« May 2011 | Main Page | July 2011 »

Monthly Archives

June 28, 2011

Not Giving Up

buckle upAbout ten years ago, I found myself sitting on the floor of my San Francisco Bay Area apartment, hoping that the call I was on wasn’t going to drop yet again. At the other end of the line was a Seattle public radio station, hosting a live debate/conversation between me and computer scientist Bill Joy on the question of whether our technologies were going to kill us; at that point, my main concern was whether our technologies would even work. Joy had recently published his infamous “Why the Future Doesn’t Need Us” essay in Wired, and was still charged with the fiery nihilism of his argument that we are less than a generation away from nano-, bio-, and information technologies that would fundamentally transform — in a bad way — human society and the human species. Joy was convinced that these emerging technologies would cause our extinction, and that the only hope for humanity was to give up entirely on these innovations.

Joy was suffering from the same repeated disconnection problem I was wrestling with, but didn’t seem to appreciate the irony of the situation: here he was arguing that all-powerful technologies on the near horizon would inevitably destroy us, even while a ubiquitous and more-than-a-century-old technology remained stubbornly unreliable.

It’s a theme that would recur in countless arguments and debates I’d find myself in over the years. Usually, my sparring partner would claim (like Joy) that transformative technologies were about to sweep away human civilization, eliminating our humanity if they don’t destroy us completely. The only weak hope we might have would be to get rid of them — call this the Rejectionist perspective. Occasionally, however, the claim would be that transformative technologies were about to sweep away human civilization and replace it (and eventually us) with something better. This future was being driven by forces beyond our understanding, let alone control — call this one the Posthumanist argument. Each claim is a funhouse mirror of the other: We are on the verge of disaster or on the verge of transcendence, and the only way to hold on to our humanity in either case would be to disavow what we have made.

And they’re both wrong. More importantly, they’re both dangerous.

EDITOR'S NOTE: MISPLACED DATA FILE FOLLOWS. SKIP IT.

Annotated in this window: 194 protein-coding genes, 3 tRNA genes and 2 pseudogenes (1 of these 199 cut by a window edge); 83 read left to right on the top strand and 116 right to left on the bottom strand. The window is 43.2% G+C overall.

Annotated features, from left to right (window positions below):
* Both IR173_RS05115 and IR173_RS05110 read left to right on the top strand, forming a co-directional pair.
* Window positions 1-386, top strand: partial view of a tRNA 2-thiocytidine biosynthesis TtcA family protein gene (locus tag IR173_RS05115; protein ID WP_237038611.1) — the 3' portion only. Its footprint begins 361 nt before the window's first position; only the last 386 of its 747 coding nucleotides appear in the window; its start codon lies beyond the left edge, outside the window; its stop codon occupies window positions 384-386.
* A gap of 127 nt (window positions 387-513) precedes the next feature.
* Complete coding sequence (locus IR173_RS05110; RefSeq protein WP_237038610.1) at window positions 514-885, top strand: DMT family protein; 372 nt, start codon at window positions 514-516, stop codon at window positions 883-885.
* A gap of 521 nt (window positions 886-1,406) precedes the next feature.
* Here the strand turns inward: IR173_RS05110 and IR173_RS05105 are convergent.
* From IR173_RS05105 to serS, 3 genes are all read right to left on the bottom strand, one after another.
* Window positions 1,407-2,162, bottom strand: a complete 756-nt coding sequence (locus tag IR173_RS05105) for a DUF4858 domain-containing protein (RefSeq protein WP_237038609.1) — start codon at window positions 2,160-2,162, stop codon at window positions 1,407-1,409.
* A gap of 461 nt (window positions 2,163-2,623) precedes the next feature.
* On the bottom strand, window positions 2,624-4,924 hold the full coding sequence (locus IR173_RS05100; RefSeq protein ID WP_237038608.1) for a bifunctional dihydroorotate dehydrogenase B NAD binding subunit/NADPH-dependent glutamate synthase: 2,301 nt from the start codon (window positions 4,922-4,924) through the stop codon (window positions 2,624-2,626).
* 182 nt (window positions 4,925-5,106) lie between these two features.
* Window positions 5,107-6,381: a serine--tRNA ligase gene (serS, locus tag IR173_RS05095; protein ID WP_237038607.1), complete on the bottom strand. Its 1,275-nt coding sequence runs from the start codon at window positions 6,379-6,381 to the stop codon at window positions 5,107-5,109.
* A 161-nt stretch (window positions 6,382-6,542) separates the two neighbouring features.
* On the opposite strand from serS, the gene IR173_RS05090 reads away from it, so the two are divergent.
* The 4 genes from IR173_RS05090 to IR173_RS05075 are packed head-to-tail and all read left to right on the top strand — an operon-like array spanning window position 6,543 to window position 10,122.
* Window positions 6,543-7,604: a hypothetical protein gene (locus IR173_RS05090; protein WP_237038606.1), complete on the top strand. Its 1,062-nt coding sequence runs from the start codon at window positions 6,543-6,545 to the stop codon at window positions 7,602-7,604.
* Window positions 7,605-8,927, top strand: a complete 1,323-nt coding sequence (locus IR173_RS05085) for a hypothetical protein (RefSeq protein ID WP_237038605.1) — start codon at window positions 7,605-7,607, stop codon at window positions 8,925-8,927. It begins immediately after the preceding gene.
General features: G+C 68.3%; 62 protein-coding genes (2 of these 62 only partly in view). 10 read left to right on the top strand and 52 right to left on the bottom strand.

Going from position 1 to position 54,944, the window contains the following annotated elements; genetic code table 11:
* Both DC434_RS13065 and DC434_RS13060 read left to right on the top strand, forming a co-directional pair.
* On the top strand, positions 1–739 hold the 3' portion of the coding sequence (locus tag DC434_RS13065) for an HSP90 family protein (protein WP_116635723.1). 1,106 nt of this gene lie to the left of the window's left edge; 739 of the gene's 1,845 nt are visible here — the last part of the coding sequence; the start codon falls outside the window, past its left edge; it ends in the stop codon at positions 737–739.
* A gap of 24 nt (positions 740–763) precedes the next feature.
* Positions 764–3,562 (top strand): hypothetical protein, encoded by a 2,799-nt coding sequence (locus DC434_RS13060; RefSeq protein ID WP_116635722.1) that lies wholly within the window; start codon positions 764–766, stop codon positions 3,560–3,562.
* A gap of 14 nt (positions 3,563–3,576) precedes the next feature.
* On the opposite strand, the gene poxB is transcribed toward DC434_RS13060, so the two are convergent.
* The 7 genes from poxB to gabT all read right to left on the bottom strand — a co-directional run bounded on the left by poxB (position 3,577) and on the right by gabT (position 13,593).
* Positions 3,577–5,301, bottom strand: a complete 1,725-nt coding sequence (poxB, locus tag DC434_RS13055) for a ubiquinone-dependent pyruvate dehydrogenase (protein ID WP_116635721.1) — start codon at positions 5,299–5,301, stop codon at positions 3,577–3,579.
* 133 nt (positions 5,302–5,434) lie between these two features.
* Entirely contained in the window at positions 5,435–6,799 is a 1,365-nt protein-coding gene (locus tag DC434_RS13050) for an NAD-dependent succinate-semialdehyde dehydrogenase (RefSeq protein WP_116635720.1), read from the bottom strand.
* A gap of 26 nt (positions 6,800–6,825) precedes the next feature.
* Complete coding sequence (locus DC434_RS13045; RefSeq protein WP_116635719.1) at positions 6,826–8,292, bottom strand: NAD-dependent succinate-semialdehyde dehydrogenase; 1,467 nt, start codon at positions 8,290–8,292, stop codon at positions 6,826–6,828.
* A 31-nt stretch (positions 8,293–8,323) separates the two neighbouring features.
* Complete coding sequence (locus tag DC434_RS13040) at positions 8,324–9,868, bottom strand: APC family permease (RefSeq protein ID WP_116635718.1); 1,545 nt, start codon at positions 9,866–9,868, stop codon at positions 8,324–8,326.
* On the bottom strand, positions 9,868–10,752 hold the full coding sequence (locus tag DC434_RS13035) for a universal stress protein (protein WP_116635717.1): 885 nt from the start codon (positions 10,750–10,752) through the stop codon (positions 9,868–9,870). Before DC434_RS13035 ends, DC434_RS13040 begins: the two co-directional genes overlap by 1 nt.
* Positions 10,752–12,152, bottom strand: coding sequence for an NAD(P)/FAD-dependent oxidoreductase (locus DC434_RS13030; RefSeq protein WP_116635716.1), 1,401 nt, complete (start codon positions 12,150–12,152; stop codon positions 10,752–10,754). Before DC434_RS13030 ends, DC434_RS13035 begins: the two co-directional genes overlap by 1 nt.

Our technologies are not going to rob us (or relieve us) of our humanity. Our technologies are part of what makes us human, and are the clear expression of our uniquely human minds. They both manifest and enable human culture; we co-evolve with them, and have done so for hundreds of thousands of years. The technologies of the future will make us neither inhuman nor posthuman, no matter how much they change our sense of place and identity.

The Rejectionist and Posthumanist arguments are dangerous because they aren’t just dueling abstractions. They have increasing cultural weight, and are becoming more pervasive than ever. And while they superficially take opposite views on technology and change, they both lead to the same result: they tell us to give up.

By positing these changes as massive forces beyond our control, these arguments tell us that we have no say in the future of the world, that we may not even have the right to a say in the future of the world. We have no agency; we are hapless victims of techno-destiny. We have no responsibility for outcomes, have no influence on the ethical choices embodied by these tools. The only choice we might be given is whether or not to slam on the brakes and put a halt to technological development — and there’s no guarantee that the brakes will work. There’s no possible future other than loss of control or stagnation.

Today, Rejectionists like writer Nicholas Carr and MIT social scientist Sherry Turkle argue passionately that a new wave of digital technologies is crippling our minds and breaking our social ties. Their solution is to (paraphrasing the words of William F. Buckley) “stand athwart history yelling Stop!” While their visions are less apocalyptic than Joy’s tirade, they’re more directly relevant for many people, and ultimately have the same ends.

The Posthumanist side is no less active. The godfather of the concept, technologist Ray Kurzweil, continues to churn out books and interviews telling us that the Singularity is near, a claim that seems to have special attraction for many tech-savvy young men. But like the Rejectionist perspective, Posthumanist arguments have mutated into new forms linked to current debates. Venture capitalist Peter Thiel (co-founder of PayPal and currently on the board of directors at Facebook), for example, insists that his investments in Singularity technologies will allow him to create a future devoid of politics — and arguing, infamously, that true freedom is incompatible with democracy.

Technology is part of who we are. What both critics and cheerleaders of technological evolution miss is something both subtle and important: our technologies will, as they always have, make us who we are—make us human. The definition of Human is no more fixed by our ancestors’ first use of tools, than it is by using a mouse to control a computer. What it means to be Human is flexible, and we change it every day by changing our technology. And it is this, more than the demands for abandonment or the invocations of a secular nirvana, that will give us enormous challenges in the years to come.